China supports early resumption of intra-Syrian talks in Geneva (Global Times)
2016-03-01
China said it supports the intra-Syrian talks to resume in Geneva as early as possible and called for a political solution that takes into account the reasonable concerns of relevant parties, a Chinese Foreign Ministry spokesperson said Tuesday. UN Secretary-General Ban Ki-Moon said on Monday that the cessation of hostilities reached by the Syrian government and opposition forces is basically holding. China welcomed effective implementation of the ceasefire agreement by the concerned parties, spokesperson Hong Lei said at a daily news briefing. Hong said China hopes relevant parties can implement the UN Security Council 2254 Resolution and the joint communique of the fourth foreign ministers'meeting of the International Syrian Support Group (ISSG) in February in Munich to keep the momentum of the ceasefire and cessation of violence. "We hope the international community, especially countries in the region, will play a positive and constructive role," Hong said. Staffan de Mistura, UN special envoy for Syria, said he plans for the peace talks involving various parties in Syria to resume on March 7 in Geneva if the ceasefire holds. The Geneva talks on the Syrian crisis collapsed earlier in February. A political settlement is the fundamental and only solution to the Syrian issue, Hong said, adding that China always believes that violence won't lead to an outcome, while negotiation will give people hope. China called on all parties in Syria to meet each other halfway and seek common ground while narrowing their differences, Hong said. "China is willing to work with the international community to play its due role in promoting a political settlement for the Syrian issue," Hong said. ^ top ^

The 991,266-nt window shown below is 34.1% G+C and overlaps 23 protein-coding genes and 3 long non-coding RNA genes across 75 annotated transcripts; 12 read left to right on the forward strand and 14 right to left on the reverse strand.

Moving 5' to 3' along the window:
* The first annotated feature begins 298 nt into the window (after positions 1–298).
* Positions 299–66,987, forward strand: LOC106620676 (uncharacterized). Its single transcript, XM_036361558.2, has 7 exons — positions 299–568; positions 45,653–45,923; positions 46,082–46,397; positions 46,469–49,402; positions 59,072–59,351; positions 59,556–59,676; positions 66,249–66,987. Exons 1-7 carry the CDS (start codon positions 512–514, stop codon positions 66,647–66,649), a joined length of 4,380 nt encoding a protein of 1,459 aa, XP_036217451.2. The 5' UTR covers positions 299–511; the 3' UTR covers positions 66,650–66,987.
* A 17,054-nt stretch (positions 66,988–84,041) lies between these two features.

Analysts downplay impact of China's online publishing rules on foreign investors (Global Times)
2016-03-01